Who needs cash? Visa says it will soon allow U.S. consumers to send and receive payments using their Visa credit and debit accounts. Consumers will be able to use plastic to pay each other.
It's not exactly a new concept. PayPal has been doing that for years, though a lot more consumers have Visa cards than PayPal accounts. Also, there are additional steps required for receiving and using the money with PayPal.
The new Visa consumer payments service was made possible through technical enhancements to VisaNet, Visa's global payments processing network, and through the introduction of a new Visa transaction type that allows financial institutions to accept incoming funds.
Visa also said it will work with CashEdge Inc. and Fiserv Inc., two providers of electronic person-to-person payment, account transfer and bill payment services to U.S. financial institutions.
CashEdge and Fiserv will have access to VisaNet, enabling them to integrate the Visa personal payment service into their respective person-to-person platforms - Popmoney and ZashPay. This will allow a participating bank's customers to send money directly to a Visa account.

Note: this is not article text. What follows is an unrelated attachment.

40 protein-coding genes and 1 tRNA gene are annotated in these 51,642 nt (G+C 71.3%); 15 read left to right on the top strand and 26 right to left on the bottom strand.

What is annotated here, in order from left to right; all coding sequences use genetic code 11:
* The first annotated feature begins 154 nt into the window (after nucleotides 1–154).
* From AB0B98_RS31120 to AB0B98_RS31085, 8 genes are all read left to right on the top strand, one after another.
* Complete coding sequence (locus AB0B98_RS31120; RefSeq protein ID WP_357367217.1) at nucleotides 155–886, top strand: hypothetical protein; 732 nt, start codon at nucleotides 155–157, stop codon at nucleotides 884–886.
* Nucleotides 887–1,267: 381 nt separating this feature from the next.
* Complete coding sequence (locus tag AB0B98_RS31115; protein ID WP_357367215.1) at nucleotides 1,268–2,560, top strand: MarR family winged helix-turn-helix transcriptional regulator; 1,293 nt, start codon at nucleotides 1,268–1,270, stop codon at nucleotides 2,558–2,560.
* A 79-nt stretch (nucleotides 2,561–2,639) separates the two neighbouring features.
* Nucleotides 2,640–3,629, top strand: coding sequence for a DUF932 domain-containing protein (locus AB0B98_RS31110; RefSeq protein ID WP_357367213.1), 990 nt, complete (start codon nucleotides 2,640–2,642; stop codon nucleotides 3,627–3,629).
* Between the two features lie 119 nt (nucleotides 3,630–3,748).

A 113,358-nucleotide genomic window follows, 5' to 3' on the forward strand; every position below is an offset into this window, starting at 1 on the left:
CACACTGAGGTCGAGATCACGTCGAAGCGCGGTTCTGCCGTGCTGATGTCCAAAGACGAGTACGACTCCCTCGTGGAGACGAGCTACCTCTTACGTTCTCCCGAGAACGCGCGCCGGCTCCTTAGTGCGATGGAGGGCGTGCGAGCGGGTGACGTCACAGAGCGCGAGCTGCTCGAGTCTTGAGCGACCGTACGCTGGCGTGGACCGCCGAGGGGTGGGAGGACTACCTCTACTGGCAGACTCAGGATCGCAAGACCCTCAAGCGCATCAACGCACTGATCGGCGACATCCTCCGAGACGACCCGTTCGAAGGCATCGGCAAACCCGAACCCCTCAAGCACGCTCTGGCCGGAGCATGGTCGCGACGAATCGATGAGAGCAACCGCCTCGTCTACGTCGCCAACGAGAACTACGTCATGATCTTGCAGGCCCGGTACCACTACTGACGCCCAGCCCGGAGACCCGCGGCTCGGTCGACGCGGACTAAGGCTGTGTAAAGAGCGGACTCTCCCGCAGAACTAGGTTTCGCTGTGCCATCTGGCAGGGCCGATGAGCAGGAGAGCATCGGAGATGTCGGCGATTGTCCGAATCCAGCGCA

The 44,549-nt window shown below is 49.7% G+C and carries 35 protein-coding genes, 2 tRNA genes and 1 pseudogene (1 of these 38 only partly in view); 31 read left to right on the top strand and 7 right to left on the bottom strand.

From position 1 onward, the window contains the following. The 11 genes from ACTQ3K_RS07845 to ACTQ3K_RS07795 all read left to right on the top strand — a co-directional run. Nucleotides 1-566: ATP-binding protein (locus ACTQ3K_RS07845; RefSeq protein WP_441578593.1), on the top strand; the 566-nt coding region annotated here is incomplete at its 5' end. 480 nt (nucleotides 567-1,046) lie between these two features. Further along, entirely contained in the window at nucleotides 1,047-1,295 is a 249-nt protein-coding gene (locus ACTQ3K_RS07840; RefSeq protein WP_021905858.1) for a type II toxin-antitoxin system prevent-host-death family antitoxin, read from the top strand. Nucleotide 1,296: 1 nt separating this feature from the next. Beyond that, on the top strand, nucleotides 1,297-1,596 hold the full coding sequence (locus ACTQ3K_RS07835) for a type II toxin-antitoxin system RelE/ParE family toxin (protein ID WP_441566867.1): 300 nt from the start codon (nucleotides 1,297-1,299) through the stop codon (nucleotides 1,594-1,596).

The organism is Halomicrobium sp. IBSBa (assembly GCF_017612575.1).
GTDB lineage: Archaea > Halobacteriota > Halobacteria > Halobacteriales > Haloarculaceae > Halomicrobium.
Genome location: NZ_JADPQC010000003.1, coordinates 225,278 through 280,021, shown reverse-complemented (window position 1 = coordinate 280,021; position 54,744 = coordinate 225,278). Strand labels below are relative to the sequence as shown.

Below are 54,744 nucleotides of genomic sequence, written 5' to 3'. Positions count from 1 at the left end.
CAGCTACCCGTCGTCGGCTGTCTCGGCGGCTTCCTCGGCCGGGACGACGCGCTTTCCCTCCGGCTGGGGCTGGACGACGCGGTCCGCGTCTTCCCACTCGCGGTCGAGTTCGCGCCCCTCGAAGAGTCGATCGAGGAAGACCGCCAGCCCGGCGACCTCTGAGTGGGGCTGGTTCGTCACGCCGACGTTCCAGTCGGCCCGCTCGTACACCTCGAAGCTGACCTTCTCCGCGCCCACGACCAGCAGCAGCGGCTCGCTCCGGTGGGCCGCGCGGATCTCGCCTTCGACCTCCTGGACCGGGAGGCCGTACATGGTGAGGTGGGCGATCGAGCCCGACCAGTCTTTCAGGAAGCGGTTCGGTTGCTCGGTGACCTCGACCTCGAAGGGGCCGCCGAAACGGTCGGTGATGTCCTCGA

"For fifty years, Visa has worked to simplify payments at the merchant point of sale; we are now evolving our network capability to make it easier for our account holders to pay one another," said Jim McCarthy, global head of products at Visa Inc. "Through our agreements with Fiserv and CashEdge, we can accelerate the delivery of new and innovative Visa payments services, and better enable financial institutions to extend these services to customers."
If you are a customer of a participating financial institution, you'll have the option to select a Visa account as the destination for funds when making a personal payment. Just by entering the recipient's 16-digit Visa account, email address or mobile phone number, consumers can send funds directly from their bank account to a recipient's Visa account.
Fees not disclosed
In its announcement, Visa did not disclose how much consumers would pay to transfer money to each other. PayPal charges members a fee of three percent to accept credit card purchases. While the new service may be seen as a major challenge to PayPal, that company appears unconcerned.
PayPal's eBay unit issued a statement saying it connects to 57 different financial networks and 15,000 local banks in 190 markets. That, and its head start in the personal payment space, will give it an advantage with consumers, the company said.